Gifts for a Time of Inflation and Supply Bottlenecks

I’ve never been great at gifts, and don’t have much in the way of specific ideas now. But I’ve been thinking about what the macroeconomic environment means for gift-giving.

First, as you’ve probably heard by now from us or elsewhere, if you want to get any physical gift I’d order it now, since shipping is a mess and prices are only going up. I’d especially recommend this for complex electronics that could become hard to find- its part of why I got my wife an iPad for her birthday this summer. Foreign food and drink that can be stockpiled is always a good idea, but perhaps especially now; think wine, Scotch, or Beirao liqueur (a Portuguese drink that was my favorite discovery this year). Wine and liquor make good stores of value in an time of inflation.

Alternatively, you could avoid the scarcity of physical goods by turning to the digital realm. If your economistic heart yearns to give cash, consider giving some your favorite stock or cryptocurrency instead- its both more personalized and less subject to inflation. Or if you think you can judge the recipient’s taste well enough, subscribe them to one of your favorite Substacks or podcasts. My recommendations:

Unsupervised Learning, Razib Khan– Genomics and History

The Diff, Byrne Hobart– Finance and Strategy

Astral Codex Ten, Scott Alexander– Rationality, Psychiatry, Everything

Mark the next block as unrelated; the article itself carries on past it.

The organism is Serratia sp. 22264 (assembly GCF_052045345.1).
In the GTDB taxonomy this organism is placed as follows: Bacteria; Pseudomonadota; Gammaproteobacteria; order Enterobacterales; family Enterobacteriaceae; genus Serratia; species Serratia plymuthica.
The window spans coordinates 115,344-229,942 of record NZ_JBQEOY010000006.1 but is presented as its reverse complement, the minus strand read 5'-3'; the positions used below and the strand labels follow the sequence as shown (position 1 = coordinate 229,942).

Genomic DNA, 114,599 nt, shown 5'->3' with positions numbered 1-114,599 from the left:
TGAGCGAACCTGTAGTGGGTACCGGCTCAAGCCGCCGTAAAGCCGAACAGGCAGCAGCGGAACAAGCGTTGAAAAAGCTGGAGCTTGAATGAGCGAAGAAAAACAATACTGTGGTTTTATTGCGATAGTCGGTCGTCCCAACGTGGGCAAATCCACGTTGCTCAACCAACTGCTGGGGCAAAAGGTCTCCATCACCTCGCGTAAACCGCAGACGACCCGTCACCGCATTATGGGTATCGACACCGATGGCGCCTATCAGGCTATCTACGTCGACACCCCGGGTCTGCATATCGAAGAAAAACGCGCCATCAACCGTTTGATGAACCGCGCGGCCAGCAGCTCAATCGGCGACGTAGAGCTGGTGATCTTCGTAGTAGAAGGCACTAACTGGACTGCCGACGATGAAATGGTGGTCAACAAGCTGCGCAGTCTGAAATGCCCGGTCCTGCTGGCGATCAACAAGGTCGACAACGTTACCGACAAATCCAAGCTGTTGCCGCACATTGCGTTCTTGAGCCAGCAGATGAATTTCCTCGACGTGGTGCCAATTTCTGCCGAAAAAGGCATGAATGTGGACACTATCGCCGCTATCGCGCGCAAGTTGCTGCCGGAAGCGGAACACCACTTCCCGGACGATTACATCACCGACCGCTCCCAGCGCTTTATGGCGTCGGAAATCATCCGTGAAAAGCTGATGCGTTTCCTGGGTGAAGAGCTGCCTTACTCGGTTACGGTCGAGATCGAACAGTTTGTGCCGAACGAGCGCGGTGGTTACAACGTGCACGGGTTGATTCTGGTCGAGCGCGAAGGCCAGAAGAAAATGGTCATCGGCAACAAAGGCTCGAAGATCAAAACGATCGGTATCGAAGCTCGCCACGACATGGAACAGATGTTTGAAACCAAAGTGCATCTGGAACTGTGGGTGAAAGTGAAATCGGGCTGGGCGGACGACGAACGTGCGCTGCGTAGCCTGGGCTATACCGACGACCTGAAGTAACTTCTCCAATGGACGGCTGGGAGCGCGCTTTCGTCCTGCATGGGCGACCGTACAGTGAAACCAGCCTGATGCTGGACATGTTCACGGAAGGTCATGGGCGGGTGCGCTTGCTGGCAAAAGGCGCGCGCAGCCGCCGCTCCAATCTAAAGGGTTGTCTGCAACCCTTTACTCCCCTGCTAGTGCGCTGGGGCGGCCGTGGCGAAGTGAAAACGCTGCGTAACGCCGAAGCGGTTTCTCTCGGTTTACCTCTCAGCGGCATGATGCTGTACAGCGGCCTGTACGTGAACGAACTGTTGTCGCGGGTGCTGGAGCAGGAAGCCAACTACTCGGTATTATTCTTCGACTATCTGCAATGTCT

The Readers Karamazov– Funny podcast on literature and philosophy (now seems entirely free though)

Or if you really have money to burn, go for the Bloomberg subscription. I always run out of free reads on the Tyler Cowen articles and so can’t read Matt Levine, even though he has the magic ability to teach you finance while making you laugh. But the subscription is expensive and Mike Bloomberg doesn’t need the money, while the Substacks are relatively cheap and enable talented writers to spend a lot more time writing instead of needing to focus on a real job.

You Need a Better Battery

As we did last year, Joy has asked us to recommend some gifts for our readers. My recommendation is simple: a battery.

But not just any battery. I’m not talking about adding to your cardboard box full of AAs, AAAs, and weird watch batteries.

Instead, what you and everyone on your gift list needs is a portable battery for charging your many devices. There are plenty of good options out there, but anything under 30 bucks with at least 20,000mAh (the standard measure for battery life) is what you want. Here’s a good one on Amazon right now which should be $25 after a coupon and gives you 36,800mAh of charging power.

How much battery life is that? An iPhone has around 3,000mAh of power. You can charge an iPhone over 10 times with this thing! That may sound like overkill, but if you are charging multiple devices on a long trip, this battery is worth its weight in gold (it weighs about 13.4 ounces, which would be about $24,000 worth of gold — maybe I’m exaggerating a little).